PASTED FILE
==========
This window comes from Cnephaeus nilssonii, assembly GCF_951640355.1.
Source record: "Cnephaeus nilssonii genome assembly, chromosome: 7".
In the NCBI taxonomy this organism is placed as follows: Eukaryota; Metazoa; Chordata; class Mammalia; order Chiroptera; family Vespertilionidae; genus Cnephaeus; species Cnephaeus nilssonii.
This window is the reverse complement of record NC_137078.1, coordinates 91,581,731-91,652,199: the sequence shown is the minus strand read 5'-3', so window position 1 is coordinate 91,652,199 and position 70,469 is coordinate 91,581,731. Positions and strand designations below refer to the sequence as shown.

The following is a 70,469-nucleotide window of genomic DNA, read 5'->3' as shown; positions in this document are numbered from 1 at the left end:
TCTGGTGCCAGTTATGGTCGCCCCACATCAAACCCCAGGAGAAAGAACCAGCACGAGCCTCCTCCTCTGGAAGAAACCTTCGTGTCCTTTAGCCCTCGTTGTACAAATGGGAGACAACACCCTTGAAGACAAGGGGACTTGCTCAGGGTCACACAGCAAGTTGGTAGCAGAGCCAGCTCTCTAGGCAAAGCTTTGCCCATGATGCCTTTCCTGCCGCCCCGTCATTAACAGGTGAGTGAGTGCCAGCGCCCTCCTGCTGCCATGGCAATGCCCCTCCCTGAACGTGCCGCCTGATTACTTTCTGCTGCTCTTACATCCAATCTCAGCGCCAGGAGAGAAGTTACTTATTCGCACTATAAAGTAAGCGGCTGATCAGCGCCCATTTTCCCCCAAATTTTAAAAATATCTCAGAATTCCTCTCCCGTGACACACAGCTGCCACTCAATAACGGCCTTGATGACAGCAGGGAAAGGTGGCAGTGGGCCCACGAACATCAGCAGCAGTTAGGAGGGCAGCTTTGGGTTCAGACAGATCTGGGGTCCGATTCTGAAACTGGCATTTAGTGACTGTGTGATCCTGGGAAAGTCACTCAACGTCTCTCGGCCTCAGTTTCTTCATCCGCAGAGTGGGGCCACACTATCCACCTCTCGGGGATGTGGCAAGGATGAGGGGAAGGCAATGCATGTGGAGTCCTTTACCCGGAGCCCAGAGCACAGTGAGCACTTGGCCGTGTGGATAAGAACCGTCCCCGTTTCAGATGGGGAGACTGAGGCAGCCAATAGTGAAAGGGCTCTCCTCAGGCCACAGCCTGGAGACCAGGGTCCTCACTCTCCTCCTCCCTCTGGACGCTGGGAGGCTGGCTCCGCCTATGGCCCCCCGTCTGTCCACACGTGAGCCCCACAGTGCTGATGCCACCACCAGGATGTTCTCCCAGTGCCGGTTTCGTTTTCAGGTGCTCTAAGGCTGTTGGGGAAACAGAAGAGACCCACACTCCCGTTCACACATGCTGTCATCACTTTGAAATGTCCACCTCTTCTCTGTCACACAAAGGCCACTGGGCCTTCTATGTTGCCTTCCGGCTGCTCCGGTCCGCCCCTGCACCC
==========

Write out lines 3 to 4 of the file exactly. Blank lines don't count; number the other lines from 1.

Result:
In the NCBI taxonomy this organism is placed as follows: Eukaryota; Metazoa; Chordata; class Mammalia; order Chiroptera; family Vespertilionidae; genus Cnephaeus; species Cnephaeus nilssonii.
This window is the reverse complement of record NC_137078.1, coordinates 91,581,731-91,652,199: the sequence shown is the minus strand read 5'-3', so window position 1 is coordinate 91,652,199 and position 70,469 is coordinate 91,581,731. Positions and strand designations below refer to the sequence as shown.